As you may recall from high school days, the President of the United States of America is not elected by a direct popular vote. Rather, it is by an indirect voting process via the Electoral College.

Now, this Electoral College usually raises a lot of questions and concerns among voters. Many have no idea how it really works. Some believe that it makes the people’s vote meaningless, since in the end, it is the electoral votes that determine the true outcome of the election. I recently spoke with a young woman who told me that she was not going to vote this Presidential election because of confusion over the Electoral College. Her concern was that, if the Electoral College’s votes supersede the people’s vote, then her vote really doesn’t matter anyway.

So, let’s clear the confusion and spread some light on this whole Electoral College thing. What is it anyway? Is it made up of real people with real names and faces? Does your vote count? Who actually elects the President? Please read on…..

First, each state has a certain number of electoral votes assigned to it. For example, Ohio has 20 electoral votes. The number of votes that each state has is determined by how many U.S. Representatives and Senators there are within that state. Ohio has 18 U.S. Representatives and 2 Senators. California, which has a much larger population than Ohio, has 53 Representatives and 2 Senators, making up a total of 55 electoral votes. Overall, there are a total of 538 electoral votes (435 Representatives, 100 Senators, and 3 for the District of Columbia).

On Election Day, when the American people vote, it is true that we are not really voting for the President directly, but actually for the electoral votes. So, what does this really mean? Well, months before the election even takes place, each party hand picks its own electors. These electors are generally party activists who are extremely dedicated to their party. In 48 states (all but Maine and Nebraska), the candidate winning the most popular votes gets all of that state’s electoral votes. So, for example, in Ohio, if the majority of the people vote for John McCain on November 4th, the Republican party receives all 20 electoral votes; therefore, those people that the Republican party strategically chose to serve as electors, will be the ones who will cast their vote come mid-December when the electors go to their respective state capitals to submit their ballot.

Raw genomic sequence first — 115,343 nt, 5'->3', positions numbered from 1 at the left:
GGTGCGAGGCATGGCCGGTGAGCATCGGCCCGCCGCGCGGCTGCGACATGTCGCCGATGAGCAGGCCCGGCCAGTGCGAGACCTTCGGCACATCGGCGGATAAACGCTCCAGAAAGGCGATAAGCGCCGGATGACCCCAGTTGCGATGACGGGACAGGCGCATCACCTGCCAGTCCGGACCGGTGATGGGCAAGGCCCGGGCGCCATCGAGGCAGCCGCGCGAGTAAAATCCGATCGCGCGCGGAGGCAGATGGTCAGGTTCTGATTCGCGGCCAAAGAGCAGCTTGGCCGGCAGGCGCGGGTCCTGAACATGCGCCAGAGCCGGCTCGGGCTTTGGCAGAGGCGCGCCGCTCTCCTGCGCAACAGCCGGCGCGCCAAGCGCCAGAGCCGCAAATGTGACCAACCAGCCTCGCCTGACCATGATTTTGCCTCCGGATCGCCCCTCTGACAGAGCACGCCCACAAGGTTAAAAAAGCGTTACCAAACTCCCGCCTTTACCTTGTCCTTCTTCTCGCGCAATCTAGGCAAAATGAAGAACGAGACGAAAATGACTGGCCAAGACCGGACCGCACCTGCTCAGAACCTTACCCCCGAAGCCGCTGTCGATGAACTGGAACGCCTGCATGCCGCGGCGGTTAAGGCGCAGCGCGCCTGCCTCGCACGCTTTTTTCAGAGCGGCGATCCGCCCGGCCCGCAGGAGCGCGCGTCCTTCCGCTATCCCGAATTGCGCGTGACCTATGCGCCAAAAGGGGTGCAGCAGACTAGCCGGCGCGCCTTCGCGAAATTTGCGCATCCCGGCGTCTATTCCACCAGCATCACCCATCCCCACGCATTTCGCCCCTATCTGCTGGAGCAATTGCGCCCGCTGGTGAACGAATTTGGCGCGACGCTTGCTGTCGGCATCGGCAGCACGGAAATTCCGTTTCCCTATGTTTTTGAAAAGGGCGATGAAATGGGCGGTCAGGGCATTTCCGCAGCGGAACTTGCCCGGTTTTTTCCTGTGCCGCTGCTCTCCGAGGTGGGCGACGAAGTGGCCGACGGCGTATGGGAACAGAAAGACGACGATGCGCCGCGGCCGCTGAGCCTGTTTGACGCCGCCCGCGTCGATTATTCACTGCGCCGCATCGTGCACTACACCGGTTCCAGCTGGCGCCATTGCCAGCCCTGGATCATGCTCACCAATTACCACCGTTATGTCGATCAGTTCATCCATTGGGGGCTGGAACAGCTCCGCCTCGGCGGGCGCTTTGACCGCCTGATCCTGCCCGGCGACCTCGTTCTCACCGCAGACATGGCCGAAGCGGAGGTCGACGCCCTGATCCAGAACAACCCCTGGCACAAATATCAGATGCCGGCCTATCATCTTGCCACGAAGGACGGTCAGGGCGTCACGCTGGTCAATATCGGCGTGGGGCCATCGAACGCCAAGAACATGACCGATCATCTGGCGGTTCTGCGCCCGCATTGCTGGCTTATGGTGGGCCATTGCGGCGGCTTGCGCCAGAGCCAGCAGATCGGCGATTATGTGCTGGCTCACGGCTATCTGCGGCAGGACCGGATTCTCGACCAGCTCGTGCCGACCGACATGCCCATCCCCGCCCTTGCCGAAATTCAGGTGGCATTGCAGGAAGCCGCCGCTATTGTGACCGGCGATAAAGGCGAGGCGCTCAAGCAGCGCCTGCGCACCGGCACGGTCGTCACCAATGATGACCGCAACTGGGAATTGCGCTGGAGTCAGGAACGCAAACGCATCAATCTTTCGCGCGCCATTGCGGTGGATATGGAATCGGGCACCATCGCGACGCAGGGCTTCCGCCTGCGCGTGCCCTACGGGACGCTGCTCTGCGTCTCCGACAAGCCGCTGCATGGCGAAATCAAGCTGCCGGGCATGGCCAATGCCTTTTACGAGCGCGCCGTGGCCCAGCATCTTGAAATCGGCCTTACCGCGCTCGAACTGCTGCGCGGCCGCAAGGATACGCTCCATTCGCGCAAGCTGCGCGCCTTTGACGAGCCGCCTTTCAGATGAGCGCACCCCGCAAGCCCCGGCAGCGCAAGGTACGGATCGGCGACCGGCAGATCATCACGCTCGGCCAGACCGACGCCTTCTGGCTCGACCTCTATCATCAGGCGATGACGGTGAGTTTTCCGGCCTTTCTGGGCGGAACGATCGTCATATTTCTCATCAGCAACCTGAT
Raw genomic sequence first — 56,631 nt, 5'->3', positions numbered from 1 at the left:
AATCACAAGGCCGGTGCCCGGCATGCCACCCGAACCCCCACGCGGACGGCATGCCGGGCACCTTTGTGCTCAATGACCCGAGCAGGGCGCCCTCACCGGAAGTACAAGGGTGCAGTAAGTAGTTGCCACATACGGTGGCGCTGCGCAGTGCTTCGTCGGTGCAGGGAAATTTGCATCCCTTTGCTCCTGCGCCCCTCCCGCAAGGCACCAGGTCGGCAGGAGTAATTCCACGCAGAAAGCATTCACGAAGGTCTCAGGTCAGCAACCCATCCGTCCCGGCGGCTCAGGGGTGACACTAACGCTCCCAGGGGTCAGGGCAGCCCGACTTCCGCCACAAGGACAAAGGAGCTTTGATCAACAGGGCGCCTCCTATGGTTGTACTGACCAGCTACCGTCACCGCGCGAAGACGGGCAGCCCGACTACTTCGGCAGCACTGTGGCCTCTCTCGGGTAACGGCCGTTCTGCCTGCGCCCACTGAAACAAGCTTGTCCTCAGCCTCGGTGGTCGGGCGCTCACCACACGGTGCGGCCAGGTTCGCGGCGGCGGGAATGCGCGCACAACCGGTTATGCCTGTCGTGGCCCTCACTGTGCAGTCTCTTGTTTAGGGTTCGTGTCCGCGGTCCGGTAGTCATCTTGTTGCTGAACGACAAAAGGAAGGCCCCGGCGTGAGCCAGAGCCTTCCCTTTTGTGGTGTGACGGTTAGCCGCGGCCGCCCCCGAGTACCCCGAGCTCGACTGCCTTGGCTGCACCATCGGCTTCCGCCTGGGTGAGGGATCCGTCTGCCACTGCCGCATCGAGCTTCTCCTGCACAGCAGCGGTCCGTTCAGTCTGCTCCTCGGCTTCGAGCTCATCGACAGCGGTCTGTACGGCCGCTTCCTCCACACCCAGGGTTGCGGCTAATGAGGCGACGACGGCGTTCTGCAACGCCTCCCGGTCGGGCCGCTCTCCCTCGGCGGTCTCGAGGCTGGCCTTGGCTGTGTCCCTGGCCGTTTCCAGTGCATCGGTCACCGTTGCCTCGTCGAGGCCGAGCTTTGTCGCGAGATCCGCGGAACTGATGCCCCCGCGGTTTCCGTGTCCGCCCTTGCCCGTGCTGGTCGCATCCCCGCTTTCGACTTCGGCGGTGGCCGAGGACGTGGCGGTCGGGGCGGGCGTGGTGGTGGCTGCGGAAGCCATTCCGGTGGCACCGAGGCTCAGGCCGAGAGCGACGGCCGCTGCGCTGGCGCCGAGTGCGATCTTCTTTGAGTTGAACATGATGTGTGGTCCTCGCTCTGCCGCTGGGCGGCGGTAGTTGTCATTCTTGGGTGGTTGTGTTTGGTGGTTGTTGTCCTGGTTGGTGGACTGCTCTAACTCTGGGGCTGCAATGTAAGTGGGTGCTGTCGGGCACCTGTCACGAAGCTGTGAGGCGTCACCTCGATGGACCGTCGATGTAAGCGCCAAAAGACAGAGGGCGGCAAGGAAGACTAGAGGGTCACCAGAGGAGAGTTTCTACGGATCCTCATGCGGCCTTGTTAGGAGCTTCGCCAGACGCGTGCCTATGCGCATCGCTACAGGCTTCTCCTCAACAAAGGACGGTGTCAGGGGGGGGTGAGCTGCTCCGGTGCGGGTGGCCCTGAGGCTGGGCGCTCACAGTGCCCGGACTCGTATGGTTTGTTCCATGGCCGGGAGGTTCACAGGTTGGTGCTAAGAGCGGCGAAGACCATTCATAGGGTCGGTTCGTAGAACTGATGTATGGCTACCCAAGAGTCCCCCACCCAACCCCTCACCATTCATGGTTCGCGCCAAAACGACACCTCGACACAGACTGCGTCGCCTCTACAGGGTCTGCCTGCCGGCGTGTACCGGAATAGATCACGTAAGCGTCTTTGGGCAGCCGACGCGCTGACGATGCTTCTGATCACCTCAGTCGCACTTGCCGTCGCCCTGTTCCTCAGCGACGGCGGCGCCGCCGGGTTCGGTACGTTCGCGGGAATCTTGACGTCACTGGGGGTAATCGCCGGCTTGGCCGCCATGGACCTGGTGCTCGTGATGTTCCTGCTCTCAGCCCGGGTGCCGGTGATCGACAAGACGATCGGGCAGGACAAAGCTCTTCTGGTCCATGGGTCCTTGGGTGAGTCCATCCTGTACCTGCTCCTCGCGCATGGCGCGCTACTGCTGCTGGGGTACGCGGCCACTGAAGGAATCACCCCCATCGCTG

Although this voting process has received some criticism throughout the years since it inception to the Constitution in 1804, it remains as the most reliable means to democratically elect a President and Vice-President. One of the controversies with the Electoral system is that there is, in fact, a chance that a candidate could win the nation’s popular vote, yet still not receive a majority of the electoral votes to win the election. In 2000, Democrat Al Gore won the popular vote with 50,999,897, while Republican George W. Bush had 50,456,002 votes; yet it was Gore who still lost the election because Bush had won the 270 electoral votes needed to win.

How does this happen? Is it fair?

Going back to the explanation of how the number of electoral votes are determined by each state, the Electoral College gives proportionate balance and power to every state in the United States. Naturally, the bigger states get more electoral votes than the smaller states, because they have larger populations, and vice-versa. So, for example, Indiana, who has roughly 6 million residents and 11 electoral votes, could potentially have 4 million people vote Democrat and 0 people vote Republican on Election Day. This, of course, would award the Democratic candidate all 11 electoral votes in Indiana. On the other hand, Ohio, who has about 11 million residents and 20 electoral votes, could potentially have only 1 person vote Republican and 0 people vote Democrat, giving the Republican candidate all 20 electoral votes for Ohio. In total, the popular vote for both states would be 4 million for Democrats to 1 for Republicans, yet because Ohio is a larger state than Indiana and has many more electoral votes, the election would be awarded to the Republican. Now, is this unfair? It might seem so if, in fact, my aforementioned example was generally the case, but it is not. Very few times has there ever been an instance where the national popular vote was inconsistent with the majority of electoral votes – and even when it was inconsistent, like with the Gore/Bush election, the popular vote was very, very close.

The bottom line is this….. While the Electoral College may seem a little confusing, and while there may, indeed, be a few wrinkles in the system, trust me when I say it still remains a fairly solid and reliable election process. The important thing is this, the power is still with the people. Don’t let any misgivings toward the Electoral College process discourage you from voting this Election Day. On November 4th, get out and vote. Year 2000 taught Americans a very valuable lesson. Every vote does count. My vote counts. Your vote counts.

UPDATE: After the 2010 census, Ohio lost two congressional seats, going from 18 representatives to 16. Now, Ohio’s electoral votes are a total of 18.